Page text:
Mexican Gray Wolf

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"Only the mountain has lived long enough to listen objectively to the howl of the wolf" (Aldo Leopold, A Sand County Almanac).

Celebrete this conservation icon with his thought provoking position about the most controversial member of the New Mexico wilderness.

The Gila Wilderness is the world's first wilderness area. Along with the Aldo Leopold and the Blue Range wilderness areas, this is a wild place that is 27 miles long and 39 miles wide. This area was established on June 3, 1924 in large part to the efforts of one adopted New Mexican, Aldo Leopold.

After graduation from Yale in 1909, Leopold was assigned to the Forest Service's District 3 in the Arizona and New Mexico territories. At first, he was a forest assistant at the Apache National Forest in the Arizona Territory. In 1911, he was transferred to the Carson National Forest in northern New Mexico. Leopold's career, which kept him in New Mexico until 1924, included developing the first comprehensive management plan for the Grand Canyon, writing the Forest Service's first game and fish handbook, and proposing Gila Wilderness Area, the world's first designated wilderness area.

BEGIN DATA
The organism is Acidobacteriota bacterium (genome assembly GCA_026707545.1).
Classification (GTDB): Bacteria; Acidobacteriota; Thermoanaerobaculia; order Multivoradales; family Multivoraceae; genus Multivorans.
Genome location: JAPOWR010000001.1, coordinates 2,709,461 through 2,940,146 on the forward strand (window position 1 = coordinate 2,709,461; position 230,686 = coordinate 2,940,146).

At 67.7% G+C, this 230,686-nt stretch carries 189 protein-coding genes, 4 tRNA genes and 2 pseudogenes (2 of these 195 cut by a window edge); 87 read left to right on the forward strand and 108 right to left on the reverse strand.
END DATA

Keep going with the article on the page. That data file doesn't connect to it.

The wolf was a resident of the Gila for thousands of years and their presence was controversial, even in Leopold's day. When the Mexican Gray Wolf was reintroduced into the Gila, it re-kindled this controversy and it continues to this day. There are points to be made on both sides of the issue. A solution needs to be found. Without these magnificent creatures, the wilderness is incomplete.

By the U.S. Fish and Wildlife Service count only 163 Mexican gray wolves survive in the wilderness of southwestern New Mexico and southeastern Arizona.